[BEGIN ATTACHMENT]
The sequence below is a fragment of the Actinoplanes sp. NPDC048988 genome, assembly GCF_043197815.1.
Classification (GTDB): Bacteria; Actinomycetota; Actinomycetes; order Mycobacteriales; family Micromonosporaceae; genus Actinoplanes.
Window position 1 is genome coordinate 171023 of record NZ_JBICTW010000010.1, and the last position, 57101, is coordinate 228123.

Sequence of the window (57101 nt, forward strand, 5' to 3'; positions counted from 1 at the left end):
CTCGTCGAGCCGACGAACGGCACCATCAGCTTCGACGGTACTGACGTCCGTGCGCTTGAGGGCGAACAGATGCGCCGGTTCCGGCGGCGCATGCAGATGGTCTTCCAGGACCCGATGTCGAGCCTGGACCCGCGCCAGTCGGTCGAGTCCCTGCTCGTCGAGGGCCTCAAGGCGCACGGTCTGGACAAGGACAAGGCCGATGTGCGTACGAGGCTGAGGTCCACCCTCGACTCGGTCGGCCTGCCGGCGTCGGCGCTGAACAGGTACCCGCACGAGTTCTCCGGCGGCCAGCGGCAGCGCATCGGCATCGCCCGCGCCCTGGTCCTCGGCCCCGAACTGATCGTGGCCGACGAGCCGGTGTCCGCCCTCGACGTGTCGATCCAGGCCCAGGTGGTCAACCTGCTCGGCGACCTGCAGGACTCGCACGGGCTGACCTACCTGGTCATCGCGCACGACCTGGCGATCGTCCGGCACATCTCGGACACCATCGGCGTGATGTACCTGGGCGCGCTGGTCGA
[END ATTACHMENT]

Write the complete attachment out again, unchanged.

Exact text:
The sequence below is a fragment of the Actinoplanes sp. NPDC048988 genome, assembly GCF_043197815.1.
Classification (GTDB): Bacteria; Actinomycetota; Actinomycetes; order Mycobacteriales; family Micromonosporaceae; genus Actinoplanes.
Window position 1 is genome coordinate 171023 of record NZ_JBICTW010000010.1, and the last position, 57101, is coordinate 228123.

Sequence of the window (57101 nt, forward strand, 5' to 3'; positions counted from 1 at the left end):
CTCGTCGAGCCGACGAACGGCACCATCAGCTTCGACGGTACTGACGTCCGTGCGCTTGAGGGCGAACAGATGCGCCGGTTCCGGCGGCGCATGCAGATGGTCTTCCAGGACCCGATGTCGAGCCTGGACCCGCGCCAGTCGGTCGAGTCCCTGCTCGTCGAGGGCCTCAAGGCGCACGGTCTGGACAAGGACAAGGCCGATGTGCGTACGAGGCTGAGGTCCACCCTCGACTCGGTCGGCCTGCCGGCGTCGGCGCTGAACAGGTACCCGCACGAGTTCTCCGGCGGCCAGCGGCAGCGCATCGGCATCGCCCGCGCCCTGGTCCTCGGCCCCGAACTGATCGTGGCCGACGAGCCGGTGTCCGCCCTCGACGTGTCGATCCAGGCCCAGGTGGTCAACCTGCTCGGCGACCTGCAGGACTCGCACGGGCTGACCTACCTGGTCATCGCGCACGACCTGGCGATCGTCCGGCACATCTCGGACACCATCGGCGTGATGTACCTGGGCGCGCTGGTCGA